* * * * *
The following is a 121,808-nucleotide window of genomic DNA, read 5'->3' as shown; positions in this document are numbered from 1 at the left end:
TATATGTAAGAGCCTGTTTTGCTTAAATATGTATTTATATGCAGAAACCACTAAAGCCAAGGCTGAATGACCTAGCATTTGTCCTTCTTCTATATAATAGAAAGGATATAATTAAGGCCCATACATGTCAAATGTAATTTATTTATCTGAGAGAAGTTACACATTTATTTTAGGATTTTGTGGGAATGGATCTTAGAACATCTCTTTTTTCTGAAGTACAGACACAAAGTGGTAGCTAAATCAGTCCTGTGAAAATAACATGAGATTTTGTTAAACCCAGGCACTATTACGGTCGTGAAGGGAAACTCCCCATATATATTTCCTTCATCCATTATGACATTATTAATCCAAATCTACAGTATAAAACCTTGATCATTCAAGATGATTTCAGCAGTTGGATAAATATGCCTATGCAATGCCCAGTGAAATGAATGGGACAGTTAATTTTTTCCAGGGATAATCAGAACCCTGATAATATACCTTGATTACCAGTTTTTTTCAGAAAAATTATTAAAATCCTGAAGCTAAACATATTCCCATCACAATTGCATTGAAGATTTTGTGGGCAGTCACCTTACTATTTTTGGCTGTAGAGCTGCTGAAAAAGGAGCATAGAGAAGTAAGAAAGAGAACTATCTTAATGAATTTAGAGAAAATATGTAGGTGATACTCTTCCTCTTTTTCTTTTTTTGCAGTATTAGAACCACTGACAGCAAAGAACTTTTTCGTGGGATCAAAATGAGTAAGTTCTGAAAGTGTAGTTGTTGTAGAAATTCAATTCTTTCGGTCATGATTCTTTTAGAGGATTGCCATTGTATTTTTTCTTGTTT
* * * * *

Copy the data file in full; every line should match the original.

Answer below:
The following is a 121,808-nucleotide window of genomic DNA, read 5'->3' as shown; positions in this document are numbered from 1 at the left end:
TATATGTAAGAGCCTGTTTTGCTTAAATATGTATTTATATGCAGAAACCACTAAAGCCAAGGCTGAATGACCTAGCATTTGTCCTTCTTCTATATAATAGAAAGGATATAATTAAGGCCCATACATGTCAAATGTAATTTATTTATCTGAGAGAAGTTACACATTTATTTTAGGATTTTGTGGGAATGGATCTTAGAACATCTCTTTTTTCTGAAGTACAGACACAAAGTGGTAGCTAAATCAGTCCTGTGAAAATAACATGAGATTTTGTTAAACCCAGGCACTATTACGGTCGTGAAGGGAAACTCCCCATATATATTTCCTTCATCCATTATGACATTATTAATCCAAATCTACAGTATAAAACCTTGATCATTCAAGATGATTTCAGCAGTTGGATAAATATGCCTATGCAATGCCCAGTGAAATGAATGGGACAGTTAATTTTTTCCAGGGATAATCAGAACCCTGATAATATACCTTGATTACCAGTTTTTTTCAGAAAAATTATTAAAATCCTGAAGCTAAACATATTCCCATCACAATTGCATTGAAGATTTTGTGGGCAGTCACCTTACTATTTTTGGCTGTAGAGCTGCTGAAAAAGGAGCATAGAGAAGTAAGAAAGAGAACTATCTTAATGAATTTAGAGAAAATATGTAGGTGATACTCTTCCTCTTTTTCTTTTTTTGCAGTATTAGAACCACTGACAGCAAAGAACTTTTTCGTGGGATCAAAATGAGTAAGTTCTGAAAGTGTAGTTGTTGTAGAAATTCAATTCTTTCGGTCATGATTCTTTTAGAGGATTGCCATTGTATTTTTTCTTGTTT